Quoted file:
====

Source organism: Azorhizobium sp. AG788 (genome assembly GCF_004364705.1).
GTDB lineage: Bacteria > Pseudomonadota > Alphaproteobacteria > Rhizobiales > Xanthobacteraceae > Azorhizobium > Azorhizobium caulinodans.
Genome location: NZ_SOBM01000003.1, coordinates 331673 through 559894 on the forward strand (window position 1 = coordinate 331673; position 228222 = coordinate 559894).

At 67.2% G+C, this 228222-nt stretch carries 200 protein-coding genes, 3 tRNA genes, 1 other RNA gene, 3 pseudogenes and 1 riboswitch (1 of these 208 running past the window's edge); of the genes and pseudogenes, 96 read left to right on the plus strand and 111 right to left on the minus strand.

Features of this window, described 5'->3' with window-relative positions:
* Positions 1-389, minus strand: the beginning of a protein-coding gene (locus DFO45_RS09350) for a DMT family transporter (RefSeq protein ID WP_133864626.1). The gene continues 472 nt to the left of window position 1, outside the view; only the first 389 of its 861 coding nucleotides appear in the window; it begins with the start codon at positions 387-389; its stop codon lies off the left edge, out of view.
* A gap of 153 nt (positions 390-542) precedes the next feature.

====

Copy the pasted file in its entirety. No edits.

Source organism: Azorhizobium sp. AG788 (genome assembly GCF_004364705.1).
GTDB lineage: Bacteria > Pseudomonadota > Alphaproteobacteria > Rhizobiales > Xanthobacteraceae > Azorhizobium > Azorhizobium caulinodans.
Genome location: NZ_SOBM01000003.1, coordinates 331673 through 559894 on the forward strand (window position 1 = coordinate 331673; position 228222 = coordinate 559894).

At 67.2% G+C, this 228222-nt stretch carries 200 protein-coding genes, 3 tRNA genes, 1 other RNA gene, 3 pseudogenes and 1 riboswitch (1 of these 208 running past the window's edge); of the genes and pseudogenes, 96 read left to right on the plus strand and 111 right to left on the minus strand.

Features of this window, described 5'->3' with window-relative positions:
* Positions 1-389, minus strand: the beginning of a protein-coding gene (locus DFO45_RS09350) for a DMT family transporter (RefSeq protein ID WP_133864626.1). The gene continues 472 nt to the left of window position 1, outside the view; only the first 389 of its 861 coding nucleotides appear in the window; it begins with the start codon at positions 387-389; its stop codon lies off the left edge, out of view.
* A gap of 153 nt (positions 390-542) precedes the next feature.